The faith element in Colors of Truth is strong, as it is in all of Tamera Alexander’s books. Characters have all levels of faith and show it in all different ways, from speaking boldly to keeping it private to infusing little bits of it into everyday life. Catriona is especially affected by this and is finally able to believe that God hasn’t turned His back on her even though sometimes it can feel that way. That’s another life lesson for us as readers that manages to come through without being preachy. Alexander’s subtlety in handling those types of elements is one of my favorite things about her as an author.

Who should read it: Alexander’s books are always multilayered and have more than one plot thread running throughout. That means they’re more detailed and longer than some historical novels, but I personally enjoy the extra details she’s able to include because of the longer length. My guess is that her primary reader is an adult female, but anyone who enjoys historical fiction, especially stories set in the Old South, should enjoy Colors of Truth.

Bonus: Tamera Alexander shares a bit of conversation about cancel culture and Colors of Truth on the home page of her website. You might be interested in reading (and hearing) her perspective as an author of historical fiction.

This book review of Colors of Truth counts as my March “event/time period” book in the Read Something New in 2021 Book Challenge. What have you read lately? The April selection is “young adult;” I’d love for you to join me!


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Living in Faith, Monday Motivation, Scripture verses

Monday motivation: It’s never too late

Here’s a nice thought to start our Monday: It is never too late to be what you might have been.

Every day is a new day, and a new chance to start over or at least take a step — even if it’s only a really small one — in the direction of our dreams. God wants good things for us and plants beautiful dreams in our hearts. He is continually making us new and helping us get closer to being the person He wants us to be, closer to seeing the dreams He gives us become reality.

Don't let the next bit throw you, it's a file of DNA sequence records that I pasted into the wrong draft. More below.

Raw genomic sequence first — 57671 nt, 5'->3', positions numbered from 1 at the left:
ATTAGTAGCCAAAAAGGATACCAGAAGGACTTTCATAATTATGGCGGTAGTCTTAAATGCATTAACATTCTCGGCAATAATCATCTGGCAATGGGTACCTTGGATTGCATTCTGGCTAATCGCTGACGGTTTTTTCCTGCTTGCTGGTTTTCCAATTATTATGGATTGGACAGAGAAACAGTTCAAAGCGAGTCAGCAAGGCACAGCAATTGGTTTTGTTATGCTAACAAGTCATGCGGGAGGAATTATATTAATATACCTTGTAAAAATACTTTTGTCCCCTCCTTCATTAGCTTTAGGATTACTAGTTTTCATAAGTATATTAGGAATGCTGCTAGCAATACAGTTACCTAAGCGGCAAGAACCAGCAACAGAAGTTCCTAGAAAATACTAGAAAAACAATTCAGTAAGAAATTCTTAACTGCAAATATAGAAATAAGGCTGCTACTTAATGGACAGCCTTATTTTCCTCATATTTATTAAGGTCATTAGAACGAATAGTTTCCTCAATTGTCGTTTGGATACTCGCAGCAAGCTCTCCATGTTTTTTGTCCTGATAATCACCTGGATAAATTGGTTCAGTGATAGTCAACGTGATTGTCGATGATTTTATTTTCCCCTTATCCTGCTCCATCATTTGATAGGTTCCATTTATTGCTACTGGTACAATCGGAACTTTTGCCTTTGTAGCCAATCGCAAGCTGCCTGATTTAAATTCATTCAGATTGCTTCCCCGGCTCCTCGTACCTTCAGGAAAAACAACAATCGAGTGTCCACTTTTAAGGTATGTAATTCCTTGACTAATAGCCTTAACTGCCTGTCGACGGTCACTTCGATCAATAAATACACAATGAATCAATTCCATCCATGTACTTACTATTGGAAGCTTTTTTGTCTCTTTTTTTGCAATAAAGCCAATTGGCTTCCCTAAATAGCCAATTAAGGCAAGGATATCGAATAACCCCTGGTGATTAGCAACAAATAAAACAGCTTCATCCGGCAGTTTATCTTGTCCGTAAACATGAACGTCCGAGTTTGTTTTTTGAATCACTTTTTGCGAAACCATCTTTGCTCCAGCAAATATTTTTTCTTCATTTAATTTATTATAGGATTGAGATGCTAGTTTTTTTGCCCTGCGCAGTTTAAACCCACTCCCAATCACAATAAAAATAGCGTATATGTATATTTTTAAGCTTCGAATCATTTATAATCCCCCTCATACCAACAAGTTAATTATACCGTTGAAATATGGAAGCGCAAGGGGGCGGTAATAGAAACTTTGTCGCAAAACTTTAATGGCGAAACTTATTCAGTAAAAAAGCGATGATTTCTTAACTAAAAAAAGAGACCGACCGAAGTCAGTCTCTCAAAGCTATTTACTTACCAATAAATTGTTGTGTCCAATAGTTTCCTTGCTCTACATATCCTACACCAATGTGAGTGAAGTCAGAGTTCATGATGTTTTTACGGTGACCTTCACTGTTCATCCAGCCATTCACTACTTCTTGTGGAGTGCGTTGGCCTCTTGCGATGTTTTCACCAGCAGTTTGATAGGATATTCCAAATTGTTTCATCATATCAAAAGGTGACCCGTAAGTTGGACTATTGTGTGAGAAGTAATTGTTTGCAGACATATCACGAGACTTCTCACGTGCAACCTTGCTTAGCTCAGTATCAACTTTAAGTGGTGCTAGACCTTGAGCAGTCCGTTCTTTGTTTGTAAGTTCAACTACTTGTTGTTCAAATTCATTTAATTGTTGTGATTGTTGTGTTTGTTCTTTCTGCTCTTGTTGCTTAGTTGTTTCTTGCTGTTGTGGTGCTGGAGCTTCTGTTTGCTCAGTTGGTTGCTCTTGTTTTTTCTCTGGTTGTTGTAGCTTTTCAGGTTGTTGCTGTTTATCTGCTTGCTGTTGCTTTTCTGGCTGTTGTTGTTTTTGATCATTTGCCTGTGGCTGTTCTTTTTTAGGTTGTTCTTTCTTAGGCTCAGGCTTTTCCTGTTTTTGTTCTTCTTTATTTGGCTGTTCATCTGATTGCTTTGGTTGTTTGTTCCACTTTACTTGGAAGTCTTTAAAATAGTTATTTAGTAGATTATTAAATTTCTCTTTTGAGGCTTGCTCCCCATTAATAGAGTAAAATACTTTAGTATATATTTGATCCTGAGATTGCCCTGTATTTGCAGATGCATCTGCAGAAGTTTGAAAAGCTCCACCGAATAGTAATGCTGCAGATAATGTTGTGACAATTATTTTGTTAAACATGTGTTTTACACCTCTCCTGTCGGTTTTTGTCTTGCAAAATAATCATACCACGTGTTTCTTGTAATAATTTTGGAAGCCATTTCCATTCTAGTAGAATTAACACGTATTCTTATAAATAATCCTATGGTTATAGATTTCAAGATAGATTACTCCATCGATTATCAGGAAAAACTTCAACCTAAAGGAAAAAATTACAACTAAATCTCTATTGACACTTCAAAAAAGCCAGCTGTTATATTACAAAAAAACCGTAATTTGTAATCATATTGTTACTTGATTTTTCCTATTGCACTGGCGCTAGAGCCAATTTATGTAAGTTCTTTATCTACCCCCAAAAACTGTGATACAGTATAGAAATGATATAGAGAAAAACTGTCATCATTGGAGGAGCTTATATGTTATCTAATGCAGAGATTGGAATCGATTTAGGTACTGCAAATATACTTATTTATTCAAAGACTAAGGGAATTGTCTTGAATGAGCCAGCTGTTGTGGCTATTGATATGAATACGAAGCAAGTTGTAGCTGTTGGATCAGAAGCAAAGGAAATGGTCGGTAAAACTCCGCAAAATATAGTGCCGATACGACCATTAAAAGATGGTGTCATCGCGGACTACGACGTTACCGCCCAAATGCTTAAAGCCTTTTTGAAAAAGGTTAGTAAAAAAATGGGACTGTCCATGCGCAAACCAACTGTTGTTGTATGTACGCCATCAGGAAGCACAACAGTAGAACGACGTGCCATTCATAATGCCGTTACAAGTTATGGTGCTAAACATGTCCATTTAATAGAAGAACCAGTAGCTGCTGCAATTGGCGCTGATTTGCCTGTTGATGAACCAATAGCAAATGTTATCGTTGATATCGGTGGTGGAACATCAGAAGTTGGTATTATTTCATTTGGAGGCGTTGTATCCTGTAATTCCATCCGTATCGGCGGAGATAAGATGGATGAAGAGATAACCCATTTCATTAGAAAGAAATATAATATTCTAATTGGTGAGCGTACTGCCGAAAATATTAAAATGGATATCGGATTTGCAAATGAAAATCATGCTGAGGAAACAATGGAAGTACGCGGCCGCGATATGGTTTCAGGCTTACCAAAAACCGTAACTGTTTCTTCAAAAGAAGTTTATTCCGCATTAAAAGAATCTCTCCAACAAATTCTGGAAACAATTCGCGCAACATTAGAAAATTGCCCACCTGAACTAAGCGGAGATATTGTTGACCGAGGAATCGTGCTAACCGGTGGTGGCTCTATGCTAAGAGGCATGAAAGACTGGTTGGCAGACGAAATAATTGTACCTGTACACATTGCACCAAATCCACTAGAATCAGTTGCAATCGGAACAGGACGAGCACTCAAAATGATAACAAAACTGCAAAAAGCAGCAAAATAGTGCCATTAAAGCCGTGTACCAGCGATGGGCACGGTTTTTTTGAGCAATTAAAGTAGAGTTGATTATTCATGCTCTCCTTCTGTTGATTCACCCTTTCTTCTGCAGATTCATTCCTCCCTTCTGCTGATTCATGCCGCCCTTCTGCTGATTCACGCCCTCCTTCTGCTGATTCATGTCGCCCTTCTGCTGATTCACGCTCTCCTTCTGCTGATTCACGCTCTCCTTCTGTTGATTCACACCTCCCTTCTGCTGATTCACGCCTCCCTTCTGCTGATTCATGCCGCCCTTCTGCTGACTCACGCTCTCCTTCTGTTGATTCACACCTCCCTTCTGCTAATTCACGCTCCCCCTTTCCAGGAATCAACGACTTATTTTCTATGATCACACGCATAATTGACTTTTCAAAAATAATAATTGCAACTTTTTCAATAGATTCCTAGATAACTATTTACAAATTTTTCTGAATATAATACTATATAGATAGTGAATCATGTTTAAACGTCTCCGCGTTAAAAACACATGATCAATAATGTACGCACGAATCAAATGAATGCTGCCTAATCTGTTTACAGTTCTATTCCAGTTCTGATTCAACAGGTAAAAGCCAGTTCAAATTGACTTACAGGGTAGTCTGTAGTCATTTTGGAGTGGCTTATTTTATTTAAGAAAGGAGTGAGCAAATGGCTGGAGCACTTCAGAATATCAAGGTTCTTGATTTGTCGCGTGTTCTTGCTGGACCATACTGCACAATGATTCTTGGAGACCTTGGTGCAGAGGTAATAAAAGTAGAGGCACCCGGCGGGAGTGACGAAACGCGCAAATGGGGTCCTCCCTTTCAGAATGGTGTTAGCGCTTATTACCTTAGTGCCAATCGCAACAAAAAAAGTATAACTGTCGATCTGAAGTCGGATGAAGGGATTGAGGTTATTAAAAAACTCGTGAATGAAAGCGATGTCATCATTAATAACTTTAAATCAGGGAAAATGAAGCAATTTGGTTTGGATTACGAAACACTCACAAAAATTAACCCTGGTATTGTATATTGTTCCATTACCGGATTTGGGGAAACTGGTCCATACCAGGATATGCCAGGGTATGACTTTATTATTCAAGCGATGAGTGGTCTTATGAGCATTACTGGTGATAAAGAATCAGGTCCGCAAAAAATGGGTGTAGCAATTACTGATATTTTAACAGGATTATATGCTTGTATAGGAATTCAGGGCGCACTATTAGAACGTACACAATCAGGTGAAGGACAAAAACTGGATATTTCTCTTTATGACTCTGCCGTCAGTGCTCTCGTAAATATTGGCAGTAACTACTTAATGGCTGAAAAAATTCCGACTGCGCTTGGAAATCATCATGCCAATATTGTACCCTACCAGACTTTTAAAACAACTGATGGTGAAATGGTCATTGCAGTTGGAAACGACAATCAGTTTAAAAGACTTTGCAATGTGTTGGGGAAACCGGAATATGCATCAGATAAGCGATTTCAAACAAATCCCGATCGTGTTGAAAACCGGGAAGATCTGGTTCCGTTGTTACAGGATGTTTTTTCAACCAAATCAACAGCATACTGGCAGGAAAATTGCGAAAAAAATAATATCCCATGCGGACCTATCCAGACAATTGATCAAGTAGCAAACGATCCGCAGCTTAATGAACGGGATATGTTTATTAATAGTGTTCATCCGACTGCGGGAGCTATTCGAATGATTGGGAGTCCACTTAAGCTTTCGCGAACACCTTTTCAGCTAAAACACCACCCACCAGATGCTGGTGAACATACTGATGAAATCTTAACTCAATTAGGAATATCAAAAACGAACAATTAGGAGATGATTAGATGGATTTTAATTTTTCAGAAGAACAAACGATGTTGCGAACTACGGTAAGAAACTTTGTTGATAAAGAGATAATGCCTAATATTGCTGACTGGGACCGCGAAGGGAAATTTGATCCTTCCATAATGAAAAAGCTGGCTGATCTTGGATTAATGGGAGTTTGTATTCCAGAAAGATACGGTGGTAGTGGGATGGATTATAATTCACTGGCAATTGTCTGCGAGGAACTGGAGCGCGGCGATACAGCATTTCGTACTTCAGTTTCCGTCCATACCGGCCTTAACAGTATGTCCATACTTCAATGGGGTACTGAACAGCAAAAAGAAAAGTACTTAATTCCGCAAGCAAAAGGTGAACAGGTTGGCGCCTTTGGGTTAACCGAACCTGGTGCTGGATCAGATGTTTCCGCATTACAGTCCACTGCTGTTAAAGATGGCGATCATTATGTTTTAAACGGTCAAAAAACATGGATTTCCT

Every moment of every day brings a fresh beginning. Here’s to remembering that as we step into this new week.

Therefore we do not lose heart. Though outwardly we are wasting away, yet inwardly we are being renewed day by day. (2 Corinthians 4:16)


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Living in Faith, Scripture verses

Jesus is not here!

What emotions the past two days have brought for the women who followed Jesus.

Friday, full of anguish and shock and numbing grief as they watch from the fringes. Jesus – their Jesus, the one they love so much – suffers through a sham of a trial. Is beaten beyond recognition. Ridiculed and spit upon. Forced to carry His own cross along the streets and up to Golgatha, then nailed to a cross in the most agonizing form of death imaginable.

Saturday, full of disbelief. Wishing this nightmare would end. Wondering how they would go on without Jesus. Shedding too many tears and soul-wracking sobs to count.

Sunday, meeting early in the morning to prepare His body with spices. Still mourning – because will that ever end? – but grateful they can offer Him this one last gift.

Then they arrive at His tomb and see the stone has been rolled away. Or are they imagining things in their grief? Are they really at the right tomb?

The man nearby says the most amazing words ever spoken: “He is not here!”

Not because the women are at the wrong tomb. Not because robbers have stolen Jesus’ body. Not because He has been moved to another place.

But because He has been raised from the dead, just as He told them would happen.

So many emotions run through the women at those words: confusion, relief, disbelief, excitement.

And overriding it all, once they see the empty tomb for themselves, joy. Pure, unadulterated, all-consuming joy.

Their Jesus is not dead. Their Jesus is not gone forever.

Their Jesus really is who He said He is, really is who they believed: the Son of God, the long-awaited Messiah, the one to save the people from their sins.